The federal energy minister wants to shine a light on what he perceives as possible integrity issues with solar panels.
Angus Taylor has launched a two-month investigation involving his department and the Clean Energy Regulator to focus on four main areas.
They are the Clean Energy Council's solar accreditation processes, the integrity of installers, financing practices and unaccredited operators in the market.
Mr Taylor says he wants to protect the integrity of the system.
"I have asked the Clean Energy Regulator, with the support of my department, to investigate the issues raised in a range of recent reports focused on the integrity of the rooftop solar sector," he said
"Australians are world leaders in the uptake of rooftop PV, shown by the uninterrupted strong growth in rooftop solar.
"Protecting the integrity of a system that has such a wide ranging impact on Australian households and businesses is a top priority."
Mr Taylor's office insists it's not an attack on renewables but instead an effort to ensure public confidence.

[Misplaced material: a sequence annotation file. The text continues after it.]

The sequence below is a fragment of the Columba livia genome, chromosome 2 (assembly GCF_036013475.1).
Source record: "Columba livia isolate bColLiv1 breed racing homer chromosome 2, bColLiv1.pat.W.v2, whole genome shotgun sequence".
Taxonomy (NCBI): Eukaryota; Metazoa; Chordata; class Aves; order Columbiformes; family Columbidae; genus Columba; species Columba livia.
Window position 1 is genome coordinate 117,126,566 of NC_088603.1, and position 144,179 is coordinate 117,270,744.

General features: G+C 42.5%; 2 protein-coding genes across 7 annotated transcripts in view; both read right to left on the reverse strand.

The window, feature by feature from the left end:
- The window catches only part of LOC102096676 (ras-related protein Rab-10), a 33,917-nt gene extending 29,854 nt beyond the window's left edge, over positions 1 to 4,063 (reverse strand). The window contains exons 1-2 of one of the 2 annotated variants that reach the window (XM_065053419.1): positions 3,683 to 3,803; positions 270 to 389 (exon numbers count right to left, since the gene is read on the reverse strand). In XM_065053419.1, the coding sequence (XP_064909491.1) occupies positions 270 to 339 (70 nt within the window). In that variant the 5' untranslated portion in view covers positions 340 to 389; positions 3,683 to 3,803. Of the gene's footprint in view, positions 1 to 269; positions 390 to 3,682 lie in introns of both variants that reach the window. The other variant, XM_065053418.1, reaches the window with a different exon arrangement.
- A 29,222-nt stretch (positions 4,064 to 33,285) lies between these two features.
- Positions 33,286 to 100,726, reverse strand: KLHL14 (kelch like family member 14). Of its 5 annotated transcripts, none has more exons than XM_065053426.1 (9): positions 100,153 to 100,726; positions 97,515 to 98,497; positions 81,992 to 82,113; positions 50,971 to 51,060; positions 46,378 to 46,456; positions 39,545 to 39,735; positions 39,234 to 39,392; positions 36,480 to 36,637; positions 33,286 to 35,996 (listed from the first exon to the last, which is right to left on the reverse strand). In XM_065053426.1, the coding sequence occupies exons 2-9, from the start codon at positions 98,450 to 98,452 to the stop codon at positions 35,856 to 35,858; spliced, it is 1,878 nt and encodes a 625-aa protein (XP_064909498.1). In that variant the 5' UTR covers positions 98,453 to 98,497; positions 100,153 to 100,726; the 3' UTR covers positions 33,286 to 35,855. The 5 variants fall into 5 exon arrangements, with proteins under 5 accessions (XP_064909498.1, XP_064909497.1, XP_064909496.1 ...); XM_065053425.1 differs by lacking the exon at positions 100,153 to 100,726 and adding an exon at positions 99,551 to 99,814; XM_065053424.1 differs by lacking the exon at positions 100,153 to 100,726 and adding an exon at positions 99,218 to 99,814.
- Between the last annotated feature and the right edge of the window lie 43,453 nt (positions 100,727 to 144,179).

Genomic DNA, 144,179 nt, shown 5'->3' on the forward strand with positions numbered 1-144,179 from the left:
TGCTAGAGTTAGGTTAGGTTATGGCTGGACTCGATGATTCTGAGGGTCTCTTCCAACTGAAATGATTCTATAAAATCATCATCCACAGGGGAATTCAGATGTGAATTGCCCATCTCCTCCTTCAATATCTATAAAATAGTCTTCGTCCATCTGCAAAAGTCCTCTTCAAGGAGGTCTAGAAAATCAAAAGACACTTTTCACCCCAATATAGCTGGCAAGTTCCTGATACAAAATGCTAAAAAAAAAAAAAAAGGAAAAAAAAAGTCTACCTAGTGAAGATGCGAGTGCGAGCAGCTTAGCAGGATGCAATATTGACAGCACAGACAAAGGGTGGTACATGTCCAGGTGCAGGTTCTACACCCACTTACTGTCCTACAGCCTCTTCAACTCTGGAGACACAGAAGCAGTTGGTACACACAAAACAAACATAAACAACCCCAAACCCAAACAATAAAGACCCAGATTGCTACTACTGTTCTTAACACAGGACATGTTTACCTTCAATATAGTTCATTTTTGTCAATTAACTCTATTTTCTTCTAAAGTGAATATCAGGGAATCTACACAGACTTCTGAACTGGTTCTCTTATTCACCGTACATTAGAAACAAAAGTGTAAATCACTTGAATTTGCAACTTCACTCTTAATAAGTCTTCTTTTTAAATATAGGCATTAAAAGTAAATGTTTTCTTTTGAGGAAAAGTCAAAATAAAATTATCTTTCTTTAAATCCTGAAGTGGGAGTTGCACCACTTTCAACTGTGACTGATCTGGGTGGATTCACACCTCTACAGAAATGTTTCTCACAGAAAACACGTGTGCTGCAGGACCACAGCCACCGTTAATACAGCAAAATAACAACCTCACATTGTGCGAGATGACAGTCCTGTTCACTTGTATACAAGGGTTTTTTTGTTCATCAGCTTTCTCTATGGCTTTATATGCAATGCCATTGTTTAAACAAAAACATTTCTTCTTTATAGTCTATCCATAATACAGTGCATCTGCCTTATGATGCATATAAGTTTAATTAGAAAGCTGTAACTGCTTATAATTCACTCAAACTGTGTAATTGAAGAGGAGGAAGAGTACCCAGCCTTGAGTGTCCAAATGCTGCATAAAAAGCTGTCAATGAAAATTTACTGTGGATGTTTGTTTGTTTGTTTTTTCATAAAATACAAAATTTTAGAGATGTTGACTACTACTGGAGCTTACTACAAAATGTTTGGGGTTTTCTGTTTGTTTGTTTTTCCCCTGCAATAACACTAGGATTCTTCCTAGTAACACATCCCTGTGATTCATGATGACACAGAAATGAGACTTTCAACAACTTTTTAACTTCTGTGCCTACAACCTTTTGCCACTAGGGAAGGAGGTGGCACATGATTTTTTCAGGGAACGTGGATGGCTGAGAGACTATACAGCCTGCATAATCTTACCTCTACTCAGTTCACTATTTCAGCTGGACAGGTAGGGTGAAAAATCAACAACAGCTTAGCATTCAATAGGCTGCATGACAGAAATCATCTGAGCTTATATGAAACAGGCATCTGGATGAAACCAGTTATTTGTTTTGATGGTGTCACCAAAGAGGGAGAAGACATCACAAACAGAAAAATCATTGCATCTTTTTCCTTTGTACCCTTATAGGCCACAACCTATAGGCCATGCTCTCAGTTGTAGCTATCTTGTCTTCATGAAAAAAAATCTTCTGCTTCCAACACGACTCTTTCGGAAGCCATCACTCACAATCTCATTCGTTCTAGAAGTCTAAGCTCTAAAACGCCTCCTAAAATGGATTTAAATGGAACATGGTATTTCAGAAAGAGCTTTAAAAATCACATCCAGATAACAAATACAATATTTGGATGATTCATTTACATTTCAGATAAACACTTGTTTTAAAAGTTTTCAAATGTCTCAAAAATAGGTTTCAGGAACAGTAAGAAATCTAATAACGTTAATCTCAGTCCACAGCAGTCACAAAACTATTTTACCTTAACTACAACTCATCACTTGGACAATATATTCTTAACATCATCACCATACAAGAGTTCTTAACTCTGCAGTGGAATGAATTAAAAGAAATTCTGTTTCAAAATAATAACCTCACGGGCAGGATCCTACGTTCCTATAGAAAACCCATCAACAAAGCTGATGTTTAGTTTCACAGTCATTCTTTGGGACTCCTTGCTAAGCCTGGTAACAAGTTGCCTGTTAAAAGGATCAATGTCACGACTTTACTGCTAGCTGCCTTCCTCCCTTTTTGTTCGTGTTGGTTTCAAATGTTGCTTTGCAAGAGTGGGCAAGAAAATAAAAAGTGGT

The minister is concerned about reports of defective installations, non-compliance and hardball selling tactics.
The Clean Energy Council fears the review could become politicised, saying the solar industry is already heavily regulated and scrutinised.
It says it welcomes any genuine review of the regulations and oversight of the industry to ensure customers get better outcomes.
"However, the Clean Energy Council would be deeply concerned if this became politicised as was the case in 2015 when the Abbott government initiated a review of the solar industry as part of its campaign to reduce support for renewable energy," it says.
The group says governments could improve their approach to electrical safety, licensing and auditing.
It also suggested improving consumer affairs and oversight of competition and marketing claims across the industry.
© AAP 2020